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Condition: Very Good (Open Box/Used) - Amazon.com
Guns, guns, guns! And a few explosions as bodies fly through the air and crash into tables and fruit stands. Once Upon a Time in Mexico, like all Robert Rodriguez movies, is all about the kinetic kick of high-velocity action. Johnny Depp, blase and whimsical, plays a CIA agent who's drawn guitar-playing gun-slinger Antonio Banderas (long black hair flopping over his face like the ears of a Labrador puppy) into a ridiculously convoluted plot to overthrow the Mexican government. Along for the ride are a craggy-faced rogue's gallery including Willem Dafoe, Mickey Rourke, Danny Trejo, Ruben Blades, and (to balance things out) the smooth, tantalizing complexions of Eva Mendes and Salma Hayek. For sheer trashy fun, Once Upon a Time in Mexico is a step down from its predecessor, Desperado--but Desperado set the bar pretty high. For coherent storytelling, look elsewhere, but for action razzle-dazzle, this is your movie. --Bret Fetzer
Leaping back into action, gun-slinging, guitar-toting hero El Mariachi is back in town in ONCE UPON A TIME IN MEXICO, as writer/director Robert Rodriguez delivers the epic final chapter of his pulp Western trilogy. Now remastered in high definition for Blu-ray? starring Antonio Banderas, Salma Hayek, Johnny Depp, Mickey Rourke, Eva Mendes, Danny Trejo, Enrique Iglesias, Rub?n Blades and Willem Dafoe, ONCE UPON A TIME IN MEXICO is a full-frontal assault.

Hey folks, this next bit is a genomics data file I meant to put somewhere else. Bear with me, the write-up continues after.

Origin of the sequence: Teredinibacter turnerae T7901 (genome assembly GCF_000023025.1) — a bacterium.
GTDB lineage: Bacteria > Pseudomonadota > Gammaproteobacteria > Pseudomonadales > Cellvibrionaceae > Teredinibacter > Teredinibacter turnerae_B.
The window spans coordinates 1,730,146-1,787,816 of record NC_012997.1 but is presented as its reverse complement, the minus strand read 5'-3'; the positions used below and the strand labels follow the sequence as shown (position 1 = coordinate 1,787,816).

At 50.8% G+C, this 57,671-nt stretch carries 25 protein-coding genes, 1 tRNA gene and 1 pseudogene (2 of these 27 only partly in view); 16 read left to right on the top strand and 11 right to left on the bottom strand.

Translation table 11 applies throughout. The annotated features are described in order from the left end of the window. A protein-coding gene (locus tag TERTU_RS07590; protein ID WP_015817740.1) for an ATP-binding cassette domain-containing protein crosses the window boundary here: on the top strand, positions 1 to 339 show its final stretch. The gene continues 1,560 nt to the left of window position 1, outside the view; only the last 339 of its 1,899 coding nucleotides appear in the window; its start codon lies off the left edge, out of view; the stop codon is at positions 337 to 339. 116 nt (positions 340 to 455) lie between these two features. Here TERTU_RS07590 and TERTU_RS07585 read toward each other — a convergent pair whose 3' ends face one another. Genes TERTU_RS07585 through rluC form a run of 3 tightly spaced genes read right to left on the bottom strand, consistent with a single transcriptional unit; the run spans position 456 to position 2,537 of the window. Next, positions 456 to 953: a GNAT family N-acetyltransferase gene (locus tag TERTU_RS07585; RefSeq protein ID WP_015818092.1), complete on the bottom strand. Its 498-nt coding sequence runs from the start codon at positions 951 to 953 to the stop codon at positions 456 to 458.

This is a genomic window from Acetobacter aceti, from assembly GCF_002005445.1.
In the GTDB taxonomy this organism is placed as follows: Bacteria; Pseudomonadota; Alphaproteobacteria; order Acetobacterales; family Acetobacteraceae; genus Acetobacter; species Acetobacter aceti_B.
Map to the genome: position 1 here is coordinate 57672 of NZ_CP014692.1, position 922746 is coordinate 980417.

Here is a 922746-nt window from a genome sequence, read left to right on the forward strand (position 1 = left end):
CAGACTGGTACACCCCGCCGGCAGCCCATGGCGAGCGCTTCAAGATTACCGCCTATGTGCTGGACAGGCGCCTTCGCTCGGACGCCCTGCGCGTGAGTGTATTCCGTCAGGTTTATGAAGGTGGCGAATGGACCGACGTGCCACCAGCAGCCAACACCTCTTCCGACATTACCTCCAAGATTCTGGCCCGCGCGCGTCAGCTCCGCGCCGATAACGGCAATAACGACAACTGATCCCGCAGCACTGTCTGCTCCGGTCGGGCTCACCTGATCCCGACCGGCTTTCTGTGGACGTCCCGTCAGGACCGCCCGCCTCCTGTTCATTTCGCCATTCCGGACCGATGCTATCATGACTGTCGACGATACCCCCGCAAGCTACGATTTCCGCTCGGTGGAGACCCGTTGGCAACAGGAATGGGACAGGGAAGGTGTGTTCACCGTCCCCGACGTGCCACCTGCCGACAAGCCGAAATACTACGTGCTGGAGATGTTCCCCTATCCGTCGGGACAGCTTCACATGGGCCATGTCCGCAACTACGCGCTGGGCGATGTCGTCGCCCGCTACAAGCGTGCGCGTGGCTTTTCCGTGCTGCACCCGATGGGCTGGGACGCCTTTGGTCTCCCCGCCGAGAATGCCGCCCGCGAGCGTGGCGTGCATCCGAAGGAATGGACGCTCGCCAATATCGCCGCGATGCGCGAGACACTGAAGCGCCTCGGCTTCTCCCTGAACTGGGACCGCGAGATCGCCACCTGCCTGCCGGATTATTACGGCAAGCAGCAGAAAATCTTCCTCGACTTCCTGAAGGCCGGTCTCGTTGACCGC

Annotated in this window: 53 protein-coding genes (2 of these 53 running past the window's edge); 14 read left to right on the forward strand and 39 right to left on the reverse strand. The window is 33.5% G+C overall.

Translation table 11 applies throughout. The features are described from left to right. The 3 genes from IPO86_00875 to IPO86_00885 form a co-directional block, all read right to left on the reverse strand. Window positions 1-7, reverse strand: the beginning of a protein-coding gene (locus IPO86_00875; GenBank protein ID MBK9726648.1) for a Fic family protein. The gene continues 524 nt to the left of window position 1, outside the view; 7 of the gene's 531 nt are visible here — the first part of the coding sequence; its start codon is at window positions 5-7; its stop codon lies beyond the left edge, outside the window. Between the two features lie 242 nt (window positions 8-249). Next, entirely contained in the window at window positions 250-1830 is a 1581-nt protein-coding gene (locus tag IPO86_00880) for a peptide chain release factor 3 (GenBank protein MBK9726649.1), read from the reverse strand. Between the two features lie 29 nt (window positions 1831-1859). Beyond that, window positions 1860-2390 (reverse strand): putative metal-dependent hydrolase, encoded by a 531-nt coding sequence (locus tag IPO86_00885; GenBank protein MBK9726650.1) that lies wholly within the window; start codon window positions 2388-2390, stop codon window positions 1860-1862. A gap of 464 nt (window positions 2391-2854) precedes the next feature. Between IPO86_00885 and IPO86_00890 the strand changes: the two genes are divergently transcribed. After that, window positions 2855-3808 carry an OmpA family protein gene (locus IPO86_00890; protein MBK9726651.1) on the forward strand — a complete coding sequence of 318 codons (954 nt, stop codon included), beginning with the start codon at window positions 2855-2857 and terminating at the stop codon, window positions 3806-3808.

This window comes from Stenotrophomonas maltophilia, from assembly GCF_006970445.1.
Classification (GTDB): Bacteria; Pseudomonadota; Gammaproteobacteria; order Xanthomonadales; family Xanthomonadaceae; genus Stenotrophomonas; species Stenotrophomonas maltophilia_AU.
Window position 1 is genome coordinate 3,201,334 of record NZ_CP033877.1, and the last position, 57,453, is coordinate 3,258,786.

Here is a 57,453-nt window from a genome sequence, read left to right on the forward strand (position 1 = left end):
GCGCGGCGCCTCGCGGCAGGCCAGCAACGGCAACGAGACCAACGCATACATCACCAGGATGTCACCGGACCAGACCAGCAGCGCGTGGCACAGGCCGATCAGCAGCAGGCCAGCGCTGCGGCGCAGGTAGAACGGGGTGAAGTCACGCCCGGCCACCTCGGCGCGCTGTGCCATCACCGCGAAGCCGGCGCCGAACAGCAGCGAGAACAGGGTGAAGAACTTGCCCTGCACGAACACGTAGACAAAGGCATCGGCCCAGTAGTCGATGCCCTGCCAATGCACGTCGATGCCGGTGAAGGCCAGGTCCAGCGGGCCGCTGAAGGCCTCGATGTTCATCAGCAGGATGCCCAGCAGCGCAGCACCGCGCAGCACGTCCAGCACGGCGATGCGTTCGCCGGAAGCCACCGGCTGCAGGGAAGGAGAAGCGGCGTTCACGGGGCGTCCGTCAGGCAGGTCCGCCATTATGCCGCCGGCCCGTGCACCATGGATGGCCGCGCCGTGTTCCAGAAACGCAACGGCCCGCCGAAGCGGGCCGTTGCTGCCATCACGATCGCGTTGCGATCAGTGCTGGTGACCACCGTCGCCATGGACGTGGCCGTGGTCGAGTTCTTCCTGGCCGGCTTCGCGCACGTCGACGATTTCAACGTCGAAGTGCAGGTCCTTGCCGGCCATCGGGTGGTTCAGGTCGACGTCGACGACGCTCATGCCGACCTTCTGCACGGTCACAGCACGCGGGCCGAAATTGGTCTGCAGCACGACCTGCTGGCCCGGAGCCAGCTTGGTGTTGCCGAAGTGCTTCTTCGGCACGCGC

It's obvious that Robert Rodriguez has as much fun putting together a DVD as he does making a film. Start with his rapid-fire commentary track in which he spills forth everything from his overview of the Mariachi series to how he partly wanted to make the film just so he could use high-def cameras after he saw footage from Star Wars, Episode II: Attack of the Clones. Then listen to the score and sound effects in full bloom on the isolated track, supplemented by Rodriguez sharing stories, identifying themes, and playing demos. His comments are intermittent, but he tells you where to skip to if you just want to listen to him. His Ten Minute Flick School, continuing a feature from the first two films, is a terrific, fast-moving glance at the filmmaking process that's much more interesting than most making-of documentaries. Riffing on that theme, the Ten Minute Cooking School (OK, it's only six minutes) shows how to make the slow-roasted pork dish that Johnny Depp's character loves. Picture and sound quality are very good, though not up to the high standards set by the Superbit version of Desperado. --David HoriuchiFeatures
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